imageDobermans are primarily companion/house dogs that are hardwired to be protective of their people, more like a personal body guard than a property watchdog. Dobermans are one of the most intelligent dog breeds. Some are bold and outgoing, some are mellow, and some are reserved and suspicious. All Dobermans are sweet, loving family pets.

Without early socialization Dobermans can be reserved and shy or sharp and overly protective. Puppies should meet and greet 100 people and dogs in their first year of life. Some Dobermans love to chew from about 8 months to 2 years of age and can be pretty destructive with clothes, shoes, remote controls, etc., when unsupervised. This adolescent period is a common age at which they find themselves in shelters or rescue organizations due to ill-equipped or irresponsible puppy purchasers. Dobermans requires intelligent handling and are not the pet for everyone.

Dobermans are best with an indoor life and plenty of human interaction. Dobermans are not for easily dominated owners, or those who don’t want a dog that demands attention. They do not like being outside away from their families, although lying in the sun on a cool day is enjoyed by Dobermans. Most would prefer the comfort of a nice sofa or bed with a daily or twice-daily outing to a park or open space for exercise and play. Dobermans are ready to go when you go or just lie about when you are relaxing.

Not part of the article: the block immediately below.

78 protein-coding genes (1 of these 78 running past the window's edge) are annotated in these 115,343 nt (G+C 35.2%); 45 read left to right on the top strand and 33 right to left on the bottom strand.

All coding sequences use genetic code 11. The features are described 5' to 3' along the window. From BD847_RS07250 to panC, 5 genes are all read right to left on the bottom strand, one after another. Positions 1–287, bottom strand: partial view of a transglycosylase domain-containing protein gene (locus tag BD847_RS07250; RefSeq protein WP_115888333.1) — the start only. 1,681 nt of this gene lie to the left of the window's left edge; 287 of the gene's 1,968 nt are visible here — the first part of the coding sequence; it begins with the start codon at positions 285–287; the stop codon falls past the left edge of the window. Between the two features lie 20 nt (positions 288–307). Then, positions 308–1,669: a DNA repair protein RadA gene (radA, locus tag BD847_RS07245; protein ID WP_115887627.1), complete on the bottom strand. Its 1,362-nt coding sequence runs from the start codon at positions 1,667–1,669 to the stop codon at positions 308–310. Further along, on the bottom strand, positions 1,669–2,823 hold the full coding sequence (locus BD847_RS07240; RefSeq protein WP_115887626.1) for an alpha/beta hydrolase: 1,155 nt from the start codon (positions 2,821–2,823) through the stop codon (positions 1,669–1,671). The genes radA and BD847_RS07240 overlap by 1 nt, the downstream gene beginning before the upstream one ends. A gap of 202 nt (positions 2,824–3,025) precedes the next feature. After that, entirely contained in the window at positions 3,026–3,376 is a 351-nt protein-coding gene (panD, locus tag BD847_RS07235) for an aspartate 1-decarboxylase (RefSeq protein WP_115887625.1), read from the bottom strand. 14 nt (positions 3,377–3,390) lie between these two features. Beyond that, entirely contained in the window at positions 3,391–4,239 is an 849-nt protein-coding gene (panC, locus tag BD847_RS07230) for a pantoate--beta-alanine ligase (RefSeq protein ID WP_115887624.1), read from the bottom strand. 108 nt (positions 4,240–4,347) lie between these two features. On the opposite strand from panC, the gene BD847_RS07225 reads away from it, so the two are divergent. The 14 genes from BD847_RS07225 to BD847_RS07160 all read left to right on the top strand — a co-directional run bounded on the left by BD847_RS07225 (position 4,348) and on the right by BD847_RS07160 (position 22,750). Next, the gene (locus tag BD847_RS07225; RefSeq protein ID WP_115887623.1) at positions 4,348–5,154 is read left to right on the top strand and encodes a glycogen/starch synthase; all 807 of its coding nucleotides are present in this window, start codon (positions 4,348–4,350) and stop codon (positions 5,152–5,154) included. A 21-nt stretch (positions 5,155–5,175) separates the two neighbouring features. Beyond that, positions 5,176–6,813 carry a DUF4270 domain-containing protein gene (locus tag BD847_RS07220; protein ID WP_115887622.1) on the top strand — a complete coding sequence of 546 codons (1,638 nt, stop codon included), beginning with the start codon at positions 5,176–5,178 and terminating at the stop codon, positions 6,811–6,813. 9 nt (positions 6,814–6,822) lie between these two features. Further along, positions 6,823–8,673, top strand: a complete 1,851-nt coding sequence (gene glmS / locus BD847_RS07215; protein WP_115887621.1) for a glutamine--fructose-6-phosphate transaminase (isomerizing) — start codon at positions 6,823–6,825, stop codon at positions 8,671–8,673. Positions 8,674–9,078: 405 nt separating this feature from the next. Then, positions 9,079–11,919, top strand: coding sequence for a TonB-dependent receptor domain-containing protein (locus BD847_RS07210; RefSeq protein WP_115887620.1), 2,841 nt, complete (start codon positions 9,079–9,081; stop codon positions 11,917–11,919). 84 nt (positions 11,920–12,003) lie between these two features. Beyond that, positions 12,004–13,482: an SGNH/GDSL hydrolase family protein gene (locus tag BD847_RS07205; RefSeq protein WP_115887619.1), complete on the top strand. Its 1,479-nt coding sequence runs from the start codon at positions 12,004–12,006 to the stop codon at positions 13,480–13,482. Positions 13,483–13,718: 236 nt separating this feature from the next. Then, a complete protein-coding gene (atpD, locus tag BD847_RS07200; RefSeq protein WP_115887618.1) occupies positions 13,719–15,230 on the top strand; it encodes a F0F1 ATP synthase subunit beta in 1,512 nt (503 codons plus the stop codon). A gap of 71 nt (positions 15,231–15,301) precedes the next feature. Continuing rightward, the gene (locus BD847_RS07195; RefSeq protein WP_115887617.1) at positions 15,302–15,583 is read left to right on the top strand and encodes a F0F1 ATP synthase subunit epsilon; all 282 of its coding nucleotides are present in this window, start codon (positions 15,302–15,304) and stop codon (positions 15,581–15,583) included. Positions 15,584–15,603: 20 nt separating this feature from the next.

Dobermans can adapt to the city if given daily physical and mental exercise, but they can become restless without something to do. Most Dobermans need a lot of exercise, especially in the first 4 to 5 years, and a typical backyard does not normally provide enough room for them to expend their energy.Dobermans work beautifully in obedience and agility, but are very sensitive to correction, responding only to calm training and not physical force.

If you go to a breeder, look for one who strives for good temperament and good health, and perhaps some working ability. If you buy from a poor breeder or raise the dog incorrectly, you could wind up with an aggressive, destructive or timid Doberman. If you are considering a rescue Doberman, patience and understanding are very important. It can take as much as 2 to 4 weeks for a dog to adjust to new surroundings, yet it has been remarkable to see how virtually all Dobermans are ready to love again, given a second chance. How you introduce any new dog into your home can make or break the adoption outcome.

The uneducated public still harbors a pronounced fear of the Doberman and yet they are an excellent choice for a companion in the home. They are not naturally aggressive — they are highly sensitive, social creatures who enjoy the company of people and other animals. Once you’ve been “owned” by a Doberman you can’t imagine life without one. They are comical and intelligent, affectionate and playful. But most of all, they are a loving part of a family and as such should always be with their family.